Why did police take so long to react to king hit call?
QUESTIONS are being asked why it took police almost two hours to apprehend a potentially violent man roaming the busy streets of Caloundra Friday night.
The 31-year-old was allegedly behind the violent attack of radio personality Todd Widdicombe.
The Mix FM host is nursing a large bump behind his left ear after being bashed in the head three times while on air by a person he'd never met.
While Mr Widdicombe brushed off the seriousness of the incident, he and his colleagues were concerned the man escaped long before police arrived at the scene.
If it hadn't been for a colleague photographing the man, he would not have been identified and apprehended.
Station general manager John Williams has confirmed they will be making inquiries into the length of time for a response.
"It was a considerable amount of time (for police to respond) and we will be taking it up directly with police," he said.
Their concern was a potentially dangerous man was roaming the streets and could have hurt someone else.
Police media said it took 44 minutes to arrive at the scene as they were attending a traffic crash "with a higher priority" when the call came in.
A police spokesmanexplained the length of time when a potential violent man was on the run was because there was "no continuation of the offence".
"And information received was the victim had received medical attention and was not suffering any serious
injuries or side effects," he said.
The man was locatednearly two hours after the incident in the "Caloundra CBD area" and was taken in for questioning.
"During conversations with the offender it was discovered he suffered mental health-related issues and as a result was transported to the Nambour Hospital," the spokesman said.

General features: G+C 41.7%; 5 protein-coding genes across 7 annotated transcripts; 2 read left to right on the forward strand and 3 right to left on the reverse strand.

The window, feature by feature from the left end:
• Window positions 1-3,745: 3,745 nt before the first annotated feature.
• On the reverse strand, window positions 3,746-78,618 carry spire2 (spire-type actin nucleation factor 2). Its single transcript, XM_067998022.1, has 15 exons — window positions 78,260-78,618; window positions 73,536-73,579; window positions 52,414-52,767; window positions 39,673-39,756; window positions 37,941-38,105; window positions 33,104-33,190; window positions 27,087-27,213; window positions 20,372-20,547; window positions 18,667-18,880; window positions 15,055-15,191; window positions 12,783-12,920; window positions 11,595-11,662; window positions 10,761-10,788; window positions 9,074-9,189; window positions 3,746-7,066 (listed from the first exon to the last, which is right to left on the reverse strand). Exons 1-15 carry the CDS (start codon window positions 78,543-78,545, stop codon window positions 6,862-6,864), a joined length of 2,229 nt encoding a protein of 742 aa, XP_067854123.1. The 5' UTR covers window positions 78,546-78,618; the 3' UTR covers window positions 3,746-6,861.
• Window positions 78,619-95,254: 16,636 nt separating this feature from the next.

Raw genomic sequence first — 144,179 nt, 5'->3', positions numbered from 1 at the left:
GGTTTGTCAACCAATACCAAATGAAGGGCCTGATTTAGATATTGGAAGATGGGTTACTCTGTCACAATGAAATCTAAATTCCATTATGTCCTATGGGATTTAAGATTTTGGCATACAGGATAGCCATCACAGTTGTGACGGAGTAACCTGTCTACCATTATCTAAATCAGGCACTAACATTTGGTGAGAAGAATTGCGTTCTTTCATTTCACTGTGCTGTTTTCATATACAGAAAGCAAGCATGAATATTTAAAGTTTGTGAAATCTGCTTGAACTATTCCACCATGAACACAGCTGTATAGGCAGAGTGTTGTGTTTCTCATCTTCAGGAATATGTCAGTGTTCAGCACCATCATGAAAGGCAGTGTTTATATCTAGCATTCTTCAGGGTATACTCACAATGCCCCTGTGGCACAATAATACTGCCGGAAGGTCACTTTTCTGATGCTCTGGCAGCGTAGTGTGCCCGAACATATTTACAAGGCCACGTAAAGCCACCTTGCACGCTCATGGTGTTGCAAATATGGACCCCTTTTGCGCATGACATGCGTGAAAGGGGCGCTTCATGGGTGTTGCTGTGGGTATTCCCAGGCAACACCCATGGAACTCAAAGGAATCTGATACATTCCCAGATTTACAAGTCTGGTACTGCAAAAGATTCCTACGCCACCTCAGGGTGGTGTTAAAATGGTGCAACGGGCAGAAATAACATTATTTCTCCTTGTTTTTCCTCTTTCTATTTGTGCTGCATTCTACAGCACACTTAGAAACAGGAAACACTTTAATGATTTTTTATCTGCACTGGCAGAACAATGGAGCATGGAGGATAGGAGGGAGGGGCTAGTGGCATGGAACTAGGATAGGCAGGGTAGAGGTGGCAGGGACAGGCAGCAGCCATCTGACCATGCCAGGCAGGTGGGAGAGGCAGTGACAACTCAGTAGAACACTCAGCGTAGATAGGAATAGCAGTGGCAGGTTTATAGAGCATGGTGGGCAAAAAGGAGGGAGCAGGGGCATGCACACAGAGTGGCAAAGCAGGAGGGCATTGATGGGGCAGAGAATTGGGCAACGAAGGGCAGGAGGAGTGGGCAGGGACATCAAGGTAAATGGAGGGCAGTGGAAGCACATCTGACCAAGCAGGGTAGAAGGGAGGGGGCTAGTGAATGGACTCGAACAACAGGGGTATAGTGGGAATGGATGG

A Channel 7 reporter was filming in the Emergency Department at Nambour on Friday night when the man was brought in.
He required "four police officers to hold him down".
A Nambour Hospital spokeswoman confirmed the man was still in their care, but he was due to be discharged today.
Mr Widdicombe was initially uncertain whether he would press charges as "I only want to do it if it will help him".
However, the seriousness of the situation dawned on him after hearing eye-witness accounts from his colleagues.
Co-host, Sami Muirhead said the man had first
approached her while she was on air, with her eight-week-old baby August only metres away.
"Then I saw him go behind Toddie and the next thing he was hitting him from behind," Ms Muirhead said.
She struggled to hide her emotions as she recounted the moment she saw her on-air best friend being hit in the head.
"He king-hit Todd. He kept on hitting him," Ms Muirhead said.
"I wished I had warned him sooner, but I was so stunned by it."
Mr Widdicombe said police suspect the man assumed he was a federal agent because he had an earpiece in.
Mr Williams said the station would look at increasing security at live outside broadcasts.
Police said the investigation was continuing and the man would be interviewed after being discharged from hospital.